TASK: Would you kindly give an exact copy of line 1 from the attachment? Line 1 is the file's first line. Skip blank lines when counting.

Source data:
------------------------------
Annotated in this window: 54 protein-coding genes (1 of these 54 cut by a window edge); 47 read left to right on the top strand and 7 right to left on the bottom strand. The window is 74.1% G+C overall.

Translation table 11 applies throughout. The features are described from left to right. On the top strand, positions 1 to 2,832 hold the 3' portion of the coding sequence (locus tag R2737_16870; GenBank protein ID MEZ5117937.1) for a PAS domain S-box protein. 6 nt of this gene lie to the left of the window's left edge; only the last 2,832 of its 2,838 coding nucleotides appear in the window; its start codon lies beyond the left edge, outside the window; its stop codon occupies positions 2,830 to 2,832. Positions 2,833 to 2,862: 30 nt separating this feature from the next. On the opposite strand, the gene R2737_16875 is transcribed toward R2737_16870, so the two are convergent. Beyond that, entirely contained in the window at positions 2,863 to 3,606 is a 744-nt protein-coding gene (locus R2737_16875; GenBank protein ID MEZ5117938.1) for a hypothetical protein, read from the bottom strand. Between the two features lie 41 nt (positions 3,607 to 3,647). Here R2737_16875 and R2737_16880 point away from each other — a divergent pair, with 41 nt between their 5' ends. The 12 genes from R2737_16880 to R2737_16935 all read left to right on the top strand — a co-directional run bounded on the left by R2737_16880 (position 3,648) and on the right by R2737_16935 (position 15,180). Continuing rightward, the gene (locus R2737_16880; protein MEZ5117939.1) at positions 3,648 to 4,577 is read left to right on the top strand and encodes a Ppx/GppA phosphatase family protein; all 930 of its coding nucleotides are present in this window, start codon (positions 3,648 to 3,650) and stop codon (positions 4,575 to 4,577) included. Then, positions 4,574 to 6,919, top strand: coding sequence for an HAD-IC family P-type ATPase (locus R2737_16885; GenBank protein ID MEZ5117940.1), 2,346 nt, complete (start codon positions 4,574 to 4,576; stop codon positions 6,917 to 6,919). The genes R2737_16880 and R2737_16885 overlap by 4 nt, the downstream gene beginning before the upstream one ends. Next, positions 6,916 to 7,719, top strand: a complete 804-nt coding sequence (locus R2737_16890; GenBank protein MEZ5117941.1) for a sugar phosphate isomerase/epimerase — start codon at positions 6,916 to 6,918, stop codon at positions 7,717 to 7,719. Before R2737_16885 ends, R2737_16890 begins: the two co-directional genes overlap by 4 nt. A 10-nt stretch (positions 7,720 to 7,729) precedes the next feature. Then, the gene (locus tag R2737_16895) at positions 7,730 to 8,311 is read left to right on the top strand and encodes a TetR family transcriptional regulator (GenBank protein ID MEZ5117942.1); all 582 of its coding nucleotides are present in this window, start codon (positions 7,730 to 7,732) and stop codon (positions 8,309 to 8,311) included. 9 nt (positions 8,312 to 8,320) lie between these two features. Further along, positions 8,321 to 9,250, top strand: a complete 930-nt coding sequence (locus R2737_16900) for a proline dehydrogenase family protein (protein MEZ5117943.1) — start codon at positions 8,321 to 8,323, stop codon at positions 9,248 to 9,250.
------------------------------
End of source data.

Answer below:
Annotated in this window: 54 protein-coding genes (1 of these 54 cut by a window edge); 47 read left to right on the top strand and 7 right to left on the bottom strand. The window is 74.1% G+C overall.